Then there’s the additional wind resistance created by carrying a big load on your roof, or even just by having empty roof racks. Depending on the vehicle and the rack type, you could be looking at a fuel consumption increase of more than one per cent with an empty rack. This will increase once you add a load to the roof, because you’re affecting the shape of your vehicle and its ability to cut through the air as cleanly as it would without racks and a load.
Right, go for a walk and come back to this next section when you’ve had a breather. Because, well, math.
Now for the maths around dynamic loading on your vehicle
Being a writer, I was rubbish at math (yes, yes, very funny, I’m not that crash hot as a writer either) so I got my son to explain how this all works. He cocked his head to one side, like a confused puppy. A chip off the old block. The I rang a mate who’s an engineer and he explained it like the below…don’t worry because I’ve got no idea what it all means either. All I know is the answer, and that is that when you’re driving across corrugations and you’ve got a heavy weight on your roof, your dynamic load is a hell of a lot more than your vehicle’s handbook says you can carry.
One word of warning though, this is all theoretical and should be taken as a guide only to the sort of dynamic load imposed on your vehicle’s roof when dealing with severe corrugations.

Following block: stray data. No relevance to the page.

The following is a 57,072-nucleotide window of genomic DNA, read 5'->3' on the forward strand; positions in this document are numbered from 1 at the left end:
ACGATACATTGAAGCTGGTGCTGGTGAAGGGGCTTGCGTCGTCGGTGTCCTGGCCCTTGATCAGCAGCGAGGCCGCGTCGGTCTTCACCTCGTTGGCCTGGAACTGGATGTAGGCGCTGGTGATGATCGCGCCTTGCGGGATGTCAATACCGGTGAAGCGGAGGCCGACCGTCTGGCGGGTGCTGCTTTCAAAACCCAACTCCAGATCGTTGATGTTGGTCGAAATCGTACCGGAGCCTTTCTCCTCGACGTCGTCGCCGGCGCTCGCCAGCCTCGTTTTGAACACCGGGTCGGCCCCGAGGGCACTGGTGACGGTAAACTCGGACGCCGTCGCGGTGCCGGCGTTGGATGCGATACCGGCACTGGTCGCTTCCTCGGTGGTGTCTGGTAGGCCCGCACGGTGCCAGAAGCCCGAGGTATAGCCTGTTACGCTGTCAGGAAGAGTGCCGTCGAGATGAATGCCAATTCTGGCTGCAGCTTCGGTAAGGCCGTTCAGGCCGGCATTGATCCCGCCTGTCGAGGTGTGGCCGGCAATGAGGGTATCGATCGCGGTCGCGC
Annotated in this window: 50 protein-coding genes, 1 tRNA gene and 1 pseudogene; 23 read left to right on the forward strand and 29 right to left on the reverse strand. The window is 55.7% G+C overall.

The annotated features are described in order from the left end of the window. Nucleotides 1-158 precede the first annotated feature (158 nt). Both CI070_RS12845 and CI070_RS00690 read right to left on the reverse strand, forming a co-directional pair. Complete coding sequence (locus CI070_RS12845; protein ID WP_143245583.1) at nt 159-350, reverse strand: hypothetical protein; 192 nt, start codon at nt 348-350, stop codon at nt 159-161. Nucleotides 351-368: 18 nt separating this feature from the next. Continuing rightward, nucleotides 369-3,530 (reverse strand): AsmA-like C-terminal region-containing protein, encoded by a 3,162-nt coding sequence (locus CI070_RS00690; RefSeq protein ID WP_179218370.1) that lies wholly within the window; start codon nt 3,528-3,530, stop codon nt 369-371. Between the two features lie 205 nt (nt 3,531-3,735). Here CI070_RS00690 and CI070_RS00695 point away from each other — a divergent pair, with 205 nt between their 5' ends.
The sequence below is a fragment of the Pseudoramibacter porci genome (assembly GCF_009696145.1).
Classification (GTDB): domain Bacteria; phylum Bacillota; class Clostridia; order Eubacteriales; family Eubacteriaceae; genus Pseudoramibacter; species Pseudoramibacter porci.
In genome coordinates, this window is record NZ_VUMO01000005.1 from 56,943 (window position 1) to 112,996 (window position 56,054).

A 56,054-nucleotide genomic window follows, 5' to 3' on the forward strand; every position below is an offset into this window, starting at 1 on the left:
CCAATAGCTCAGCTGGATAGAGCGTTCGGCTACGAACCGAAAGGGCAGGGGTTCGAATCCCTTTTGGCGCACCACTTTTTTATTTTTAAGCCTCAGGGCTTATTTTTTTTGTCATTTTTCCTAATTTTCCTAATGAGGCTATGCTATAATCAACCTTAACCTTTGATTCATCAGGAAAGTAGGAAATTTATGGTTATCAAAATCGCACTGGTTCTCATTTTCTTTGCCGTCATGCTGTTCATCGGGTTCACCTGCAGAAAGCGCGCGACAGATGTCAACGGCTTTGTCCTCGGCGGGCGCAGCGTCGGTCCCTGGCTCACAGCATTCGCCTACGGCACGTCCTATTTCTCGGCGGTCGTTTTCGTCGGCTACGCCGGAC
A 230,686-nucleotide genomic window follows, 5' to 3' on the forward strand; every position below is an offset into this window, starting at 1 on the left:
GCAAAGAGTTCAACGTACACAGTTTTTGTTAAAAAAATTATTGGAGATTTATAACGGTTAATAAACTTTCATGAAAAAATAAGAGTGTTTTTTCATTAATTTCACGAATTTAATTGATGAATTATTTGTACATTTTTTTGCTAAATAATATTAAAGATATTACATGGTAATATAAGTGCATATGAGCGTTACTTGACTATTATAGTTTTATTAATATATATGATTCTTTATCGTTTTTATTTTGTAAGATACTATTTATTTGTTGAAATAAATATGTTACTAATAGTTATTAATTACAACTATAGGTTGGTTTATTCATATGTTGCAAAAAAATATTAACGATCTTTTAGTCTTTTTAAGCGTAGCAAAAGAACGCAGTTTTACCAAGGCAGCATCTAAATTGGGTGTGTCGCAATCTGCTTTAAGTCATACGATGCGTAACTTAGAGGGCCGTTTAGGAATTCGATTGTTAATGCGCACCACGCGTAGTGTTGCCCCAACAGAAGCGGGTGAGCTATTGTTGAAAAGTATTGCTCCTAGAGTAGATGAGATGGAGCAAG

As we’ve mentioned earlier, the manufacturer’s maximum roof load for our long-term Ford Everest is 80kg because of the panoramic glass roof. We’ll use this vehicle for our calculations. Let’s say we’re traveling at ‘a speed’ over rough corrugations that are around 10cm deep and that, as they should be, the tyres and suspension is doing its fair share of the shock absorption, around half, for arguments sake. We’ll assume the roof is, thus, moving up and down by around 5 centimetres every six seconds.
Here’s where you need to start paying attention because it’s going to get all A Beautiful Mind. Using a sinusoidal function (Google it. I did, and I’m still confused). the displacement as a function of time would be: 0.05 sin (2π x 6t) where t = time in seconds and amplitude is in metres. Think about a wave in profile.
Then, taking the first derivative, we get velocity = 0.05 x 2π x 6 cos (2π x 6t). It’s about now in the conversation with my mate, that my mind started to wander. Now we need to know acceleration, and this is 0.05 x 2π x 2π x 6 x 6 sin (2π x 6t). So, peak acceleration = 0.05 x 2π x 2π x 6 x 6 = 71m/s/s. Nope, I’ve got no idea how we got to this either. Lucky then I’m not designing bridges, like my mate does. To work out force, Liam (my mate) said to use the formula: mass x acceleration. But let’s back track and work out the static load, which is the same 80kg, but you need to allow for gravity which is 9.8m/s(econd), or, 784N. Now let’s work out the dynamic load (or peak force), meaning the force applied by that 80kg but when you’re driving across corrugations. That is, 80kg x 71 (our peak acceleration). So, using our 80kg Everest Titanium roof load we get: 80 x 71 = 5680N. From here we can work out what the equivalent static peak force would be by dividing the effect of gravity, which is 5680 / 9.8 = 579kg.
So, what we’re saying is that when you’re driving both on and off-road, the weight of your roof load may well be within the limit set by the manufacturer, but the dynamic stresses as an equivalent static load are much, much higher.